I also did a few sketches of animals for my picture book.
wayfaringwordhack: (art - pondering)
I forgot to take pictures of this week's creative endeavors,* but I remembered to take one of Ti'Loup's quilt. (fresh out of the washing machine; should have ironed it for the photo. :P )  And because [livejournal.com profile] frigg made me laugh with a comment the other day to the effect of "In my mind, your craft room is a pristine space," you also get a bonus of the reality that is my atelier. I did spare you the mess that is the children's side. In fact, their workspaces so are overflowing with their stuff that they always come to my tables... o.O In fact, I had just cleaned the table on the left to install the new tablecloth and the stuff you see there is Junebug's and Sprout's paintings in progress.

So, the blanket:





Mess:



_______________
* I did some colored pencil sketches of fruits and plants, and two watercolor "exercises". One was an attempt (following a tutorial) of painting mixed media abstract flowers. I kind of failed on the abstract part. I think I'll take another stab at it is this week. I also did a painting of a leaf as an exercise in mixing colors. While I'm not happy about how my leaf turned out, I did succeed in mixing up the colors I wanted, using those handy watercolor mixing charts I made a while back, which you can see hanging on the left-hand wall in the photo above.  Junebug joined in every now and then, but Sprout did both exercises with me, and we had a lot of fun talking color together. It was neat to hear her repeating Quinacridone Magenta and Burnt Sienna to herself. It is amazing to watch a kid making knowledge her own.
wayfaringwordhack: (critters: Maki World Domination)
When you ask the parents of a newborn if you can come by and meet the baby, please, come by and meet the baby.

Because even if I don't clean my house from top to bottom, I do make an effort to tidy it for you.

I do either bake something or go buy something to make sure I don't welcome you empty-handed.

And you know what else? I miss out on my nap.

I am tired and I have hormone things going on as I recover from 9 months of pregnancy and the whole rollercoaster of giving birth.  So maybe I'm a little bit sensitive here. But seriously. If you say you are coming:  Come.

(Twice now, we've had no shows. Once, the people just seemingly forgot.  The second time, the couple did call to cancel 30 min before they were supposed to show.)
wayfaringwordhack: (art journal)
Just a quick word to say I've started sketching again on my picture book. No photo because it is 3 minutes to 9, and I don't want to turn into a pumpkin...or something.  I have to hit the sack.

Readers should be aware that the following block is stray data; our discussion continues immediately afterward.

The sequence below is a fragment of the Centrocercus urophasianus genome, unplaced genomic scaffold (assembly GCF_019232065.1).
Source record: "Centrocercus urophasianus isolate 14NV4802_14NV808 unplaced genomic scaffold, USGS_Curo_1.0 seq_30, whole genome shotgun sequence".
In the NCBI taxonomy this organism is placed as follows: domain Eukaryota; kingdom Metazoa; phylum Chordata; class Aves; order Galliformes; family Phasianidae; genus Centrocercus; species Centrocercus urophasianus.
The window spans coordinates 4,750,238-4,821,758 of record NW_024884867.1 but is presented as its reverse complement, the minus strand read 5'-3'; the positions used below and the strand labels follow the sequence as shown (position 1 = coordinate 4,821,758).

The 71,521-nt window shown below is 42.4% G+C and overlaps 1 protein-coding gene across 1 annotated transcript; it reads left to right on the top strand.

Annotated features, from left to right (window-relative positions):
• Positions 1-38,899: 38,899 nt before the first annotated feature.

What creative things have you been up to?
wayfaringwordhack: (Sprout: my loves)
Both Junebug and Sprout are pleased with their brother, wanting to hold and caress him at every opportunity. They are both really gentle with him.

And snuggled around the cute babyness, you can see the blanket I made. I'll try to get around to taking a photo of it laid flat.

Baby pics )
I don't know if anyone remembers, but before Sprout was born, we referred to her as "Little Bean." Since "coquille" implies the outer shell to hold something, now that our little one has emerged, I'm going to start calling him Ti'Loup* here, which means "Little Wolf." Just because.

___________
* "Ti" as in petit, pronounced "tee", and the P in loup is silent: tee-lou. If we would have gone with a different first name, we were considering Loup for a middle name.
wayfaringwordhack: (flora: sunflower)
The thought that perhaps went through the gardener's* head before he ripped up our corn seedlings:

"Egads! What are these tall, healthy-looking plants surrounded by bare earth?  They must be an invavise species, intent on destroying all other plantlife! I must pull them up posthaste!!!'

And that was the end of our corn.  And also of a self-sown melon plant.

Ah well, we'll try again, this time putting stakes and other types of protection/markers to indicate that these plants should really be allowed to live.

Our idea of direct sowing into the lasagna bed  (a bed made up of layers unripe compost and dry vegetal matter, topped with soil) did not work.  One is supposed to transplant into the bed, but because we had nothing to transplant we tried seeds.  No luck. We'll plant flowers and things from the nursery for now and maybe add in seedlings as we have them (if we do) for this year.  The bed needs to be planted and mulched so the layers don't collapse.